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Packages for Getting Started with Time Series Analysis in R

A. Motivation During the recent RStudio Conference, an attendee asked the panel about the lack of support provided by the tidyverse in relation to time series data. As someone who has spent the majority of their career on time series problems, this was somewhat surprising because R already has a great suite of tools for visualizing, manipulating, and modeling time series data. I can understand the desire for a ‘tidyverse approved’ tool for time series analysis, but it seemed like perhaps the issue was a lack of familiarity with the available toolage. Therefore, I wanted to put together a list of the packages and tools that I use most frequently in my work. For those unfamiliar with time series analysis, this could a good place to start investigating R’s current capabilities. B. Background Time series data refers to a sequence of measurements that are made over time at regular or irregular intervals with each observation being a single dimension. An

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Data.Table by Example – Part 3

For this final post, I will cover some advanced topics and discuss how to use data tables within user generated functions. Once again, let’s use the Chicago crime data. Let’s start by subseting the data. The following code takes the first 50000 rows within the dat dataset, selects four columns, creates three new columns pertaining to the data, and then removes the original date column. The output was saved as to new variable and the user can see the first few columns of the new data table using brackets or head function. We can now do some intermediate calculations and suppress their output by using braces. In this simple sample case, we have taken the mean value1 for each month, subtracted it from value2, and then squared that result. The output show the final calculation in the brackets, which is the result from squaring. Note that I also ordered the results by month with the chaining process. That’s all very

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Data.Table by Example – Part 2

In part one, I provided an initial walk through of some nice features that are available within the data.table package. In particular, we saw how to filter data and get a count of rows by the date. Let us now add a few columns to our dataset on reported crimes in the city of Chicago. There are many ways to do do this but they involve the use of the := operator. Since data.table updates values by reference, we do not need to save the results as another variable. This is a very desirable feature. You can also just use the traditional base R solution for adding new columns as data.tables are also data frames. In any case, we now have three new columns with randomly selected values between 1 and 50. We can now look to summarize these values and see how they differ across the primary arrest type and other categorical variables. The above code allows us to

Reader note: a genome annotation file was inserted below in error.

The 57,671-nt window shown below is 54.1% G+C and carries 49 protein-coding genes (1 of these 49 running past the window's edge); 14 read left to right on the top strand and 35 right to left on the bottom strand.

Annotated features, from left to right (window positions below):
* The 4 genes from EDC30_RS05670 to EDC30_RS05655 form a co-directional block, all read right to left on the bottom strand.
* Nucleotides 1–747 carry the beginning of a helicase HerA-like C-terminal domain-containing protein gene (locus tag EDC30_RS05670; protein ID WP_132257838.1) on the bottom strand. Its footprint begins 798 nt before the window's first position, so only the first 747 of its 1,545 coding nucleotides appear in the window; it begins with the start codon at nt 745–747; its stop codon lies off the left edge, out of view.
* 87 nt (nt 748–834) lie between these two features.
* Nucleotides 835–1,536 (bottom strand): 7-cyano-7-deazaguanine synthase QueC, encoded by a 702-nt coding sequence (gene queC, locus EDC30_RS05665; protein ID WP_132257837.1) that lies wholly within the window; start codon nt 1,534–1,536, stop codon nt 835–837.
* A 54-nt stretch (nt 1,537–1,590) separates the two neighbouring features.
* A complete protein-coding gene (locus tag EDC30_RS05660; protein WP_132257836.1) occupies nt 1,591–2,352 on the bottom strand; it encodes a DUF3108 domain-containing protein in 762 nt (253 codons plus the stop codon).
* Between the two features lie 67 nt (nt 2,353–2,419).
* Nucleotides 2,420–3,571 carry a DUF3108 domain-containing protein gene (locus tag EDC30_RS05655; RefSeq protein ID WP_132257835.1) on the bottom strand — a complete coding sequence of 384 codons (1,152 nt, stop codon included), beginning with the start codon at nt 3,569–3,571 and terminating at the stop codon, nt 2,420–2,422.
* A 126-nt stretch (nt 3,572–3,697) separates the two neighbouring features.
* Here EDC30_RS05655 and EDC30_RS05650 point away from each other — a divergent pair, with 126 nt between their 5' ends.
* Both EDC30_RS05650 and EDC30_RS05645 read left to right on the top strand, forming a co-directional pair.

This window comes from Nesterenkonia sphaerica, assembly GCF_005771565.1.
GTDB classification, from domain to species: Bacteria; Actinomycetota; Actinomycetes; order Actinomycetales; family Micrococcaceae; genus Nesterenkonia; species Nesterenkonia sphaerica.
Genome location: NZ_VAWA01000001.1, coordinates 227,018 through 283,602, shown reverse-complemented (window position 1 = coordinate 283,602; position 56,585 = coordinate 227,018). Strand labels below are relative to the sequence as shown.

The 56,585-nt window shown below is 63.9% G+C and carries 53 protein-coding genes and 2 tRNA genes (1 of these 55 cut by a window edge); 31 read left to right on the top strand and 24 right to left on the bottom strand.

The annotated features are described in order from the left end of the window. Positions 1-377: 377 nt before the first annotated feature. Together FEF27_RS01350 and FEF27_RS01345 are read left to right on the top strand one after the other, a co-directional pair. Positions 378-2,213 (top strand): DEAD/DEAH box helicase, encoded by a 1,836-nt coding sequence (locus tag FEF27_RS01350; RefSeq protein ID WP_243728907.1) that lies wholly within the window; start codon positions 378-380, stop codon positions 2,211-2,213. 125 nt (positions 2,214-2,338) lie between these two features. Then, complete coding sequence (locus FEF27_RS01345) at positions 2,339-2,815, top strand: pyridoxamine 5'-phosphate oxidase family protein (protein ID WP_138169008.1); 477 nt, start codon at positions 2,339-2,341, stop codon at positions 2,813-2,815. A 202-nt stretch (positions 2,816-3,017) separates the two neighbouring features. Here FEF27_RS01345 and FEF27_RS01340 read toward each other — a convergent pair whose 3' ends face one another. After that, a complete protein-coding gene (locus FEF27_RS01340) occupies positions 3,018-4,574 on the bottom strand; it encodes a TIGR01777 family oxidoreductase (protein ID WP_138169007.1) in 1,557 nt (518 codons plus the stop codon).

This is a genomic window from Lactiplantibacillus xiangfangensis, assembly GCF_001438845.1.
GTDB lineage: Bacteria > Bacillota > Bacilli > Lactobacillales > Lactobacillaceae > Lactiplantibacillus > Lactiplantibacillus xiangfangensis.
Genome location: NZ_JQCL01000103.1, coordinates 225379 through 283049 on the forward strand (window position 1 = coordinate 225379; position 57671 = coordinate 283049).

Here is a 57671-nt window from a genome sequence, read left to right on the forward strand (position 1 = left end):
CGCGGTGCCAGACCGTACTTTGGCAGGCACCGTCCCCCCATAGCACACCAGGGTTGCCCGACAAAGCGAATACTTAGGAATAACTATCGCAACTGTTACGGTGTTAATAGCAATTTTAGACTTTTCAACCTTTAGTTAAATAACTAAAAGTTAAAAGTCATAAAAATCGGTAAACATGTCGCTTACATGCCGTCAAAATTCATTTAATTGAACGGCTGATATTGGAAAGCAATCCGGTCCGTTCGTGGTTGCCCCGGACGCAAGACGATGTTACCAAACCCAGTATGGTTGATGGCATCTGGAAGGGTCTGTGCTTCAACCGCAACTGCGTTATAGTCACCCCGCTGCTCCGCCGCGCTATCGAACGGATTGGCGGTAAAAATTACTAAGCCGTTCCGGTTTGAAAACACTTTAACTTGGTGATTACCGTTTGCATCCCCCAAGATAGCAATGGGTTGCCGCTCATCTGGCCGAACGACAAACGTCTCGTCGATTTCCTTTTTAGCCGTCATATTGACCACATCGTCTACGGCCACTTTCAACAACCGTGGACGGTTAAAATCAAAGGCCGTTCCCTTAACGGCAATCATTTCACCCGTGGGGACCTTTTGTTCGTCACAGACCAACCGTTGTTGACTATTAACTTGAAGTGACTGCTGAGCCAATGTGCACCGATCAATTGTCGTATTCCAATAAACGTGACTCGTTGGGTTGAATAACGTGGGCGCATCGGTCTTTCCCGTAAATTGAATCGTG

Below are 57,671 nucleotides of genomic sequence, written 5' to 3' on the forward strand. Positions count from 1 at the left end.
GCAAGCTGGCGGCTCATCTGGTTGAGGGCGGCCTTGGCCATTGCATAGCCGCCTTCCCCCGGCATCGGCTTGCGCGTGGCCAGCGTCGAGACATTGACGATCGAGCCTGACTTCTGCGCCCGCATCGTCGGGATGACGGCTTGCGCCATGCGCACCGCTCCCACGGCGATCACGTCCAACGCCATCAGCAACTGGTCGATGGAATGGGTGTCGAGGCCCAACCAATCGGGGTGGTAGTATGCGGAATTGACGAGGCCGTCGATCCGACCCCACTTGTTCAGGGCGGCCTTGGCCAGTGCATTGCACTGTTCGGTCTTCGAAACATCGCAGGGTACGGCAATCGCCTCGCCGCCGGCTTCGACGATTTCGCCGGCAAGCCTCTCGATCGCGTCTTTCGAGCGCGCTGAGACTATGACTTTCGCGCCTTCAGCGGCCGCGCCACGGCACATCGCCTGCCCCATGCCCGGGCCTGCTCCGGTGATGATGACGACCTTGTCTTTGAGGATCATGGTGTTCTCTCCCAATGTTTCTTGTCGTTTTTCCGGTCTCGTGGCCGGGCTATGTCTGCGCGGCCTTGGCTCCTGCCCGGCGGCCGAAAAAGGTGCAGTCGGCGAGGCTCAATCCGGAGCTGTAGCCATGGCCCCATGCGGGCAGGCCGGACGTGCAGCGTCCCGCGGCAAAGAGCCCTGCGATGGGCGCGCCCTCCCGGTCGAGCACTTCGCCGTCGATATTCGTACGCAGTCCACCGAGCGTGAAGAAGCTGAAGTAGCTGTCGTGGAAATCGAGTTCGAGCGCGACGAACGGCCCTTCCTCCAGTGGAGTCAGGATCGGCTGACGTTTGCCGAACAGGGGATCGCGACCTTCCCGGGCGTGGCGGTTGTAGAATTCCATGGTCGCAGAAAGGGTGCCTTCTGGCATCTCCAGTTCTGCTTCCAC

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Data.Table by Example – Part 1

For many years, I actively avoided the data.table package and preferred to utilize the tools available in either base R or dplyr for data aggregation and exploration. However, over the past year, I have come to realize that this was a mistake. Data tables are incredible and provide R users with a syntatically concise and efficient data structure for working with small, medium, or large datasets. While the package is well documented, I wanted to put together a series of posts that could be useful for those who want to get introduced to the data.table package in a more task oriented format. For this series of posts, I will be working with data that comes from the Chicago Police Department’s Citizen Law Enforcement Analysis and Reporting system. This dataset contains information on reported incidents of crime that occured in the city of Chicago from 2001 to present. You can use the wget command in the terminal to export it as

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Working With SEM Keywords in R

The following post was republished from two previous posts that were on an older blog of mine that is no longer available. These are from several years ago, and related to two critical questions that I encountered. One, how can I automatically generate hundreds of thousands of keywords for a search engine marketing campaign. Two, how can I develop an effective system for examining keywords based on different characteristics. Generating PPC Keywords in R Paid search marketing refers to the process of driving traffic to a website by purchasing ads on search engines. Advertisers bid on certain keywords that users might search for, and that determines when and where their ads appear. For example, an individual who owns an auto dealership would want to bid on keywords relating to automobiles that a reasonable people would search for on a search engine. In both Google and Bing, advertisers are able to specify which keywords they would like to bid for and at what amount.